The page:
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HindustanTimes Fri,24 Oct 2014

Samar Halarnkar

Moment of truth: Floods expose the great divide in J-K

Natural calamities are times of great truth, of togetherness, of closing ranks, of forgetting hatred and bitterness. Unfortunately, the J-K floods initially appeared to be enhancing the bitterness between Kashmiris and other Indians, writes Samar Halarnkar.

Unless PM Modi soothes nerves, bad days may be coming

Unless Prime Minister Narendra Modi says something special, soothing and truly inclusive, from the ramparts of the Red Fort tomorrow, divisiveness in India will grow exponentially, writes Samar Harlankar.

BJP's high-speed rail plans and fare hike could save Railways

India’s railways have been a victim to politics of another extreme: Mindless populism. This is why you hear the tired objections to the fare increases from the BJP’s own allies and the Congress, writes Samar Halarnkar.

Liberal, secular and Indian in the age of PM Modi

I may not any longer visit temples, but I do regard myself a Hindu, in the broad sense of tradition, pride and culture, a position not far from the fashionable position of the newly triumphant religious Right. Samar Halarnkar writes.

Let's say it for India, my name is Khan

India is becoming increasingly suspicious and intolerant of those who do not conform to the strident view of things, spurred by the sly and not-so-sly pronouncements of politicians this poll season, writes Samar Halarnkar.

For all to see: India's prejudices in poll season

It may be currently spurred by the BJP and its allies, but the hate speech of the election season is only a reflection of India’s deep-seated prejudices and discriminatory practices against its own citizens, writes Samar Halarnkar.

Employment: India’s electorate's chief demand

A slew of opinion polls have identified jobs as the chief demand of India’s electorate; not the kind provided by digging ditches and road shoulders but meaningful work with some hope for a better quality of life, Samar Halarnkar writes.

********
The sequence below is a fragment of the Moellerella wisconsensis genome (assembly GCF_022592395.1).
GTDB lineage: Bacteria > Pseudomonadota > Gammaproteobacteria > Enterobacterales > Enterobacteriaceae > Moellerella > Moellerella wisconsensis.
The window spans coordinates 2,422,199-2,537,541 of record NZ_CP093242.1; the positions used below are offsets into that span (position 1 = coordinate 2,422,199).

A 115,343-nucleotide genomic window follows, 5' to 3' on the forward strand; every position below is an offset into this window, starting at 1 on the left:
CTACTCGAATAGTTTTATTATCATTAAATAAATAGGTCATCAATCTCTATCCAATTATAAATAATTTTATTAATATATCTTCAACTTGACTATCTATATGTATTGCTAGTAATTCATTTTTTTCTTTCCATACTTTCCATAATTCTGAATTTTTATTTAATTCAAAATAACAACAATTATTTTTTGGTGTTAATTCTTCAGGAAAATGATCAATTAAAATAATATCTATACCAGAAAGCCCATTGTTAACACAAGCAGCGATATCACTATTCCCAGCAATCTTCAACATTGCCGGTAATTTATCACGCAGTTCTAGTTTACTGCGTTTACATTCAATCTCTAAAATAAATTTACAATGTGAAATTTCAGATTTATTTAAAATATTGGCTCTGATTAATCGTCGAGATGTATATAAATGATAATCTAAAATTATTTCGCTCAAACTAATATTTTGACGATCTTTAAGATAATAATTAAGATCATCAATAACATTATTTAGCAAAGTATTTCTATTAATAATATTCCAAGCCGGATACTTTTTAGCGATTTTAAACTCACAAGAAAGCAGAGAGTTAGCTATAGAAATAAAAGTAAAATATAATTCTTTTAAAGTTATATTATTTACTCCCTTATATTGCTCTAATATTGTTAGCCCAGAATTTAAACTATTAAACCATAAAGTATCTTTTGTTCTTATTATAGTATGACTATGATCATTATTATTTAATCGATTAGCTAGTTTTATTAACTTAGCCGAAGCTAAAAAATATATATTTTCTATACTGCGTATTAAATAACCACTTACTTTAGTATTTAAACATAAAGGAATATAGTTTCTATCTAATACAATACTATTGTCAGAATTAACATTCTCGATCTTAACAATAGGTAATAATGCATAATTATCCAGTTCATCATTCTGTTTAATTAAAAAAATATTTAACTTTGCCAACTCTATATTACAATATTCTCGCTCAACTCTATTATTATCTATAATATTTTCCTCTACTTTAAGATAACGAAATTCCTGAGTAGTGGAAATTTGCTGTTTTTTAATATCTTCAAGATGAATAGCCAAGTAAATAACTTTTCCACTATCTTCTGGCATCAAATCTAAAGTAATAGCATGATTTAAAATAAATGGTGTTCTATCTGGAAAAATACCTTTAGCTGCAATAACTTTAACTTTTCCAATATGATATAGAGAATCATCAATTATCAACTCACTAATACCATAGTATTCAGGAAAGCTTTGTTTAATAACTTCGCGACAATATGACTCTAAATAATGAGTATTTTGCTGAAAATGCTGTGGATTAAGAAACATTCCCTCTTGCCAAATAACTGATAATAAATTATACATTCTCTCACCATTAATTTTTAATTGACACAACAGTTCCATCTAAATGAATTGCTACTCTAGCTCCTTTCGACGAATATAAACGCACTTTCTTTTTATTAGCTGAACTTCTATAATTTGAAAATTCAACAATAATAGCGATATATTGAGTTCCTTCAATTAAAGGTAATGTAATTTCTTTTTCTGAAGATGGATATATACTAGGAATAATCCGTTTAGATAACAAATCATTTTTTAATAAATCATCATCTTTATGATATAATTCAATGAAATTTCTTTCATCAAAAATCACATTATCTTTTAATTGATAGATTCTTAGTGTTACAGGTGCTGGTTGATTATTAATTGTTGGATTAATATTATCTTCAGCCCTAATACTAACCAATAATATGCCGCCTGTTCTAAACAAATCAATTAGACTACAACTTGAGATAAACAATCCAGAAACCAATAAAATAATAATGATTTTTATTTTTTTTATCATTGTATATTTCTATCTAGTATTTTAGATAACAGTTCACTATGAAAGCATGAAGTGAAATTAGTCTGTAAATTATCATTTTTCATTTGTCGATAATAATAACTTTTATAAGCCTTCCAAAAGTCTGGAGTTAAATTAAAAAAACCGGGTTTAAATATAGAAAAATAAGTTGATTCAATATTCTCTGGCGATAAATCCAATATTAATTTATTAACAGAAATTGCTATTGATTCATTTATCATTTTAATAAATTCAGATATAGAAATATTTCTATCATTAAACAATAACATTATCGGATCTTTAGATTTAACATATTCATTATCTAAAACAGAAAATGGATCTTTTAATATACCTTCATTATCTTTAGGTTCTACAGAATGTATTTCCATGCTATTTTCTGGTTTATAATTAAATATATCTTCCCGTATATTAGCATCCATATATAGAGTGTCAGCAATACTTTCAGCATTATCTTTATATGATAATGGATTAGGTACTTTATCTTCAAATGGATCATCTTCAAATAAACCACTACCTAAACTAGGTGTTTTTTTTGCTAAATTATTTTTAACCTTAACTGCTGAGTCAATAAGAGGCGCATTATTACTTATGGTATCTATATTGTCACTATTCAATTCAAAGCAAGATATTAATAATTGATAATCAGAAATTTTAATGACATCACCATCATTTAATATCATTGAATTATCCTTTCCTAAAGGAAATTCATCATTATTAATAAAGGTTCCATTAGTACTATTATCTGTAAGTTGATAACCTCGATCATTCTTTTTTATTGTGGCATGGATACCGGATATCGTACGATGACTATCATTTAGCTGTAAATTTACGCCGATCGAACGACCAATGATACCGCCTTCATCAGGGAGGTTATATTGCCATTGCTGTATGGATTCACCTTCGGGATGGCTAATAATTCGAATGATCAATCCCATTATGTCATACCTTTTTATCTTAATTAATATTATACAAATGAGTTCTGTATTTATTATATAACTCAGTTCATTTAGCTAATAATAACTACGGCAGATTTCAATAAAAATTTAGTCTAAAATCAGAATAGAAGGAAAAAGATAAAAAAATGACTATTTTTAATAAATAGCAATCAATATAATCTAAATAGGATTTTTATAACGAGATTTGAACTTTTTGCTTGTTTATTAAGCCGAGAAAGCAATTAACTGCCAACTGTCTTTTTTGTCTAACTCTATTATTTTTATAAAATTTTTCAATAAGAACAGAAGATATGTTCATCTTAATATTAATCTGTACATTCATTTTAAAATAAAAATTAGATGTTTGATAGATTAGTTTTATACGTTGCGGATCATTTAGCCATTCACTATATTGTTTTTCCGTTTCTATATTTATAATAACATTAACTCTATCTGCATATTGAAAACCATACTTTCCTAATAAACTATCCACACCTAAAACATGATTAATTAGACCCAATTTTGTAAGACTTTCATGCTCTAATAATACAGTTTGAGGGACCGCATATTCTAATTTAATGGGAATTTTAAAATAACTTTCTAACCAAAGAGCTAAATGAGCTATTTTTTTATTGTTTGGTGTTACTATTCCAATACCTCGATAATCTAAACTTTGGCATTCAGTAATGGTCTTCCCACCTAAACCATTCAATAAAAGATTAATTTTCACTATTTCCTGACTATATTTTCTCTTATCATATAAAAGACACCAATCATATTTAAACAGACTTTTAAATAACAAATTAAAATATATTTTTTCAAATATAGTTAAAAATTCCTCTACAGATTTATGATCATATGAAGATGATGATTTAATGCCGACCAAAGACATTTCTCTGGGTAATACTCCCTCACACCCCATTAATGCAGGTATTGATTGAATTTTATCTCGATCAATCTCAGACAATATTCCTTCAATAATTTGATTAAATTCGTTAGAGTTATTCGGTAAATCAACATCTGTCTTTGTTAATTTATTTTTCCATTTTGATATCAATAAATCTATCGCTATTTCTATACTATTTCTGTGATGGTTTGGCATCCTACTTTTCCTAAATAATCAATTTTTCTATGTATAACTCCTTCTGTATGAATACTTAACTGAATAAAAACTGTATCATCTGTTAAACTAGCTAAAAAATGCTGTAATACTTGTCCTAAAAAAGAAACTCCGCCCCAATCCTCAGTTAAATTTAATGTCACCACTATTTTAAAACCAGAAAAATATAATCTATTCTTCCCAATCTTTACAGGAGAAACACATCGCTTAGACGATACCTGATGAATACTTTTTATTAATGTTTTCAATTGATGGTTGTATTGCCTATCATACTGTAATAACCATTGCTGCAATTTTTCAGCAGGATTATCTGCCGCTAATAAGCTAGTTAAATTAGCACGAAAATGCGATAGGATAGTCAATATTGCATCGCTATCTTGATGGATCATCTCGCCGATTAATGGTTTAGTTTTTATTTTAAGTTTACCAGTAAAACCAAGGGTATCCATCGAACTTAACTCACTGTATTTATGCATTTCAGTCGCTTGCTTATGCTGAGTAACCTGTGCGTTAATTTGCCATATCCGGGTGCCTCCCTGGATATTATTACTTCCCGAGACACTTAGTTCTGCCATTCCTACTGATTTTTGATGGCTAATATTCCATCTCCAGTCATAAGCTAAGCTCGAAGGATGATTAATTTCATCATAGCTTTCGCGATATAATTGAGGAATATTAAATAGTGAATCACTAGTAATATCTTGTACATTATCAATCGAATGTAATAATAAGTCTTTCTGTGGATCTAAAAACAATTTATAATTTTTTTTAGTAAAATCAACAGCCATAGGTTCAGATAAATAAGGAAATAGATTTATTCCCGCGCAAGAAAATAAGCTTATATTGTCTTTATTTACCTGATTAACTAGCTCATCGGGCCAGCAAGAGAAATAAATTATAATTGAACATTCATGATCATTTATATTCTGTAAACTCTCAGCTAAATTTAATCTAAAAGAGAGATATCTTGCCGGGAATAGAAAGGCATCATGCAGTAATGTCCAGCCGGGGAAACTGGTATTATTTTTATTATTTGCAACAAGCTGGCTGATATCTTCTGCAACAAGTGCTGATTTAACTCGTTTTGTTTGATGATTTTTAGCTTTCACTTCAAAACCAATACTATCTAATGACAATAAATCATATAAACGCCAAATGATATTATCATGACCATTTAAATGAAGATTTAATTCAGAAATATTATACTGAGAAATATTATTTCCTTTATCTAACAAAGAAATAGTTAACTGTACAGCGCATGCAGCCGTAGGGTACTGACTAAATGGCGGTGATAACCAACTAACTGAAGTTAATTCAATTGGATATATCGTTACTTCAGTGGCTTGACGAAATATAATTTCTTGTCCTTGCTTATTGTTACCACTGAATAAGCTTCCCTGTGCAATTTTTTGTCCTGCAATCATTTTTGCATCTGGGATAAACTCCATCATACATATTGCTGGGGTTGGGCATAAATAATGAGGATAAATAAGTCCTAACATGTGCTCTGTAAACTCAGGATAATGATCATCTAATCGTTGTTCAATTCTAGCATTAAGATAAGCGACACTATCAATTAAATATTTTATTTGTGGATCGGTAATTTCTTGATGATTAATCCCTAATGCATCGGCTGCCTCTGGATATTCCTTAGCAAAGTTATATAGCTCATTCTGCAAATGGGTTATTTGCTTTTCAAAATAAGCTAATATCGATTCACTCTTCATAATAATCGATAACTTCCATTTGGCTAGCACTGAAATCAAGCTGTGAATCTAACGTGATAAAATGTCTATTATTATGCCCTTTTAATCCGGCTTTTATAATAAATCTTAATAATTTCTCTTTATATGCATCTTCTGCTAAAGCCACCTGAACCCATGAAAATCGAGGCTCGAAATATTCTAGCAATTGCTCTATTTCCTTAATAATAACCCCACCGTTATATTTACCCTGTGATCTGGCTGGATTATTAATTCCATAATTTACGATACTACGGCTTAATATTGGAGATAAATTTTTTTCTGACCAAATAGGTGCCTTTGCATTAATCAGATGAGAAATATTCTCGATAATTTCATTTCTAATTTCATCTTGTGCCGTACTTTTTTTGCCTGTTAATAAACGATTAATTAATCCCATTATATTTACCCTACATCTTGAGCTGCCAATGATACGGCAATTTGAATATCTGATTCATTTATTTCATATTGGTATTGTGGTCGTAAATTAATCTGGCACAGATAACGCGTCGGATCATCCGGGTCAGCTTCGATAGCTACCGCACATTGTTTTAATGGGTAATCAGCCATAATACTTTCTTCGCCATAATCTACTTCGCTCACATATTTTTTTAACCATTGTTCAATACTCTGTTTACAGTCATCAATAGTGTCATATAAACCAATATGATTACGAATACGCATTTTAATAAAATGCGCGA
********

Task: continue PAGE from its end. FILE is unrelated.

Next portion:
Morbid fascination with jet shows growing reliability of aviation

You are fascinated with MH370 because modern commercial aircraft rarely crash. Taking a flight is far safer than taking a train or driving a car. Anyone with a fear of flying is either being silly, writes Samar Halarnkar.

Leopard on loose: Encounters with wildlife warning of accelerating crisis

Monday’s curfew, although it was not so declared, was over something quite extraordinary: A terrified male leopard that had mauled five people. Samar Halarnkar writes.

Tree of Hinduism under threat from concerted effort to prune it

Consider Penguin India’s decision to destroy copies of The Hindus: An Alternative History, if somewhat contentious, portrait of the Indian majority, by Wendy Doniger, a professor with doctorates in Sanskrit and Indian studies. Samar Halarnkar writes.

To secure Kashmir, India should sacrifice the guilty

Anything related to the killing of innocents in Kashmir becomes part of a conspiracy of silence that allows soldiers and other security officials to commit excesses and get away with it.

How Rakhi Birla represents the best about AAP

As the bright, articulate former journalist works nights inspecting state-run shelters and homes, the Aam Aadmi Party’s youngest minister in Delhi has little time or inclination to tell the media her last name is Bidlan.

Men are conditioned to think that a woman should be put in her place

The average Indian woman is bound by the ropes of what is considered tradition. The male continues to be superior, born to be pampered and placed from birth on a pedestal, from where he can only look down at women, writes Samar Halarnkar.

India wants change but those voted to power can't deliver it

To understand why the fight for Delhi will not deliver the sweeping change that Delhi — or indeed any other Indian city — craves, you must go back to 1935, writes Samar Halarnkar.

Serve the rich: banks go easy on India's big loan defaulters

If you have not heard of a blacklist of incorrigible business defaulters, it’s probably because they have arranged for a new loan. It is particularly galling in a poor country where banks immediately blacklist poor and middle-class defaulters, writes Samar Halarnkar.
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